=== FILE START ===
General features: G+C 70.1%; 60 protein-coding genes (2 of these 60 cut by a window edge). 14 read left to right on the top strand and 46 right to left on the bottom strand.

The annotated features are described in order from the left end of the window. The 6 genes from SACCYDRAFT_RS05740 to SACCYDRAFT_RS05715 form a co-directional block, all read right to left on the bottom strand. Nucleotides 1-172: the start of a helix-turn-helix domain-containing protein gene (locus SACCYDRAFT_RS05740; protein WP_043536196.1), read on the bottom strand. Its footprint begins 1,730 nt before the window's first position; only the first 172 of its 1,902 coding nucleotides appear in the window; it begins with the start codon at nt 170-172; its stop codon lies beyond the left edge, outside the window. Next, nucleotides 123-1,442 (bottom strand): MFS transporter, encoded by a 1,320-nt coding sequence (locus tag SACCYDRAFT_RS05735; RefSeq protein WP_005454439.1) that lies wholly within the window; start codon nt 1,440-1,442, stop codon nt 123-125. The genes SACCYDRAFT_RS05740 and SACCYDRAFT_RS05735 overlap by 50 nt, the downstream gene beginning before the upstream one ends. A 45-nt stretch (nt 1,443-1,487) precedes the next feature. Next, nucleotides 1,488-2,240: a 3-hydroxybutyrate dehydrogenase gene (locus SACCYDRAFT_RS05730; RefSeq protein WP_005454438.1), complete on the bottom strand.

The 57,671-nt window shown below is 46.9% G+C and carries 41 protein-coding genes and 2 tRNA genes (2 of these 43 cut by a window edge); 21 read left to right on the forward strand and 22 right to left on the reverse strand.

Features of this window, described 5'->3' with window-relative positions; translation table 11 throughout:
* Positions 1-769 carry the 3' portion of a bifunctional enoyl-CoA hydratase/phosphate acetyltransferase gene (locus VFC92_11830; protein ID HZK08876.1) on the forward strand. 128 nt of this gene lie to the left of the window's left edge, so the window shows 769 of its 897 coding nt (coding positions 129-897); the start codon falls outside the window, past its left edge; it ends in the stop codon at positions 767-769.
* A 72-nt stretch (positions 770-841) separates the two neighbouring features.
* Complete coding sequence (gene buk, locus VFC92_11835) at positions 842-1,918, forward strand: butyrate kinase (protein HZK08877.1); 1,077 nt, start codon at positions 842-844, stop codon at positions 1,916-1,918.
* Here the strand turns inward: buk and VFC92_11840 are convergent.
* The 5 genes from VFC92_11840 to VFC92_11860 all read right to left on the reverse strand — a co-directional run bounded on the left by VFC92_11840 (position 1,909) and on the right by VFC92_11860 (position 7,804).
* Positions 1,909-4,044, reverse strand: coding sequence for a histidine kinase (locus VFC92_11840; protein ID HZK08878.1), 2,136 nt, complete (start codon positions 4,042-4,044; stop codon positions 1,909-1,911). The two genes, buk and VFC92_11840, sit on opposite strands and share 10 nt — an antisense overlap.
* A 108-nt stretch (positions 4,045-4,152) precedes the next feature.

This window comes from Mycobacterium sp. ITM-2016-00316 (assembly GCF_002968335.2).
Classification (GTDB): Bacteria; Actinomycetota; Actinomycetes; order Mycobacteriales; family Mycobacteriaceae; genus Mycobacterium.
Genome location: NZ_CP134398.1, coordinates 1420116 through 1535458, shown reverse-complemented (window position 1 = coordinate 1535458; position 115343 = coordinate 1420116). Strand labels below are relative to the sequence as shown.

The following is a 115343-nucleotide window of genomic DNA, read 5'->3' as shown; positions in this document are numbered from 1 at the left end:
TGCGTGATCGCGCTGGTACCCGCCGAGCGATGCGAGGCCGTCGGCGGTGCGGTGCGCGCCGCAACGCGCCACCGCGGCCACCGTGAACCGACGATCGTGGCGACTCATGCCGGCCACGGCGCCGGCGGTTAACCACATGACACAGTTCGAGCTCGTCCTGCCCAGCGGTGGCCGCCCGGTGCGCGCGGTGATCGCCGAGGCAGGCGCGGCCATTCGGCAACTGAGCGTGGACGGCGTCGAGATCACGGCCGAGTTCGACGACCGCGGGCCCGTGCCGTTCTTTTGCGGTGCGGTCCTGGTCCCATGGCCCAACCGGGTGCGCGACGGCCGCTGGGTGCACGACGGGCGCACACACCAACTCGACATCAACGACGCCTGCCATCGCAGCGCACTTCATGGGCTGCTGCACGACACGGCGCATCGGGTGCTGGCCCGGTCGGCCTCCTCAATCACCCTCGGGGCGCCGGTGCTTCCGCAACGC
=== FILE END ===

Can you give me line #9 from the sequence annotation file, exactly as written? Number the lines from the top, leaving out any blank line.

* The 5 genes from VFC92_11840 to VFC92_11860 all read right to left on the reverse strand — a co-directional run bounded on the left by VFC92_11840 (position 1,909) and on the right by VFC92_11860 (position 7,804).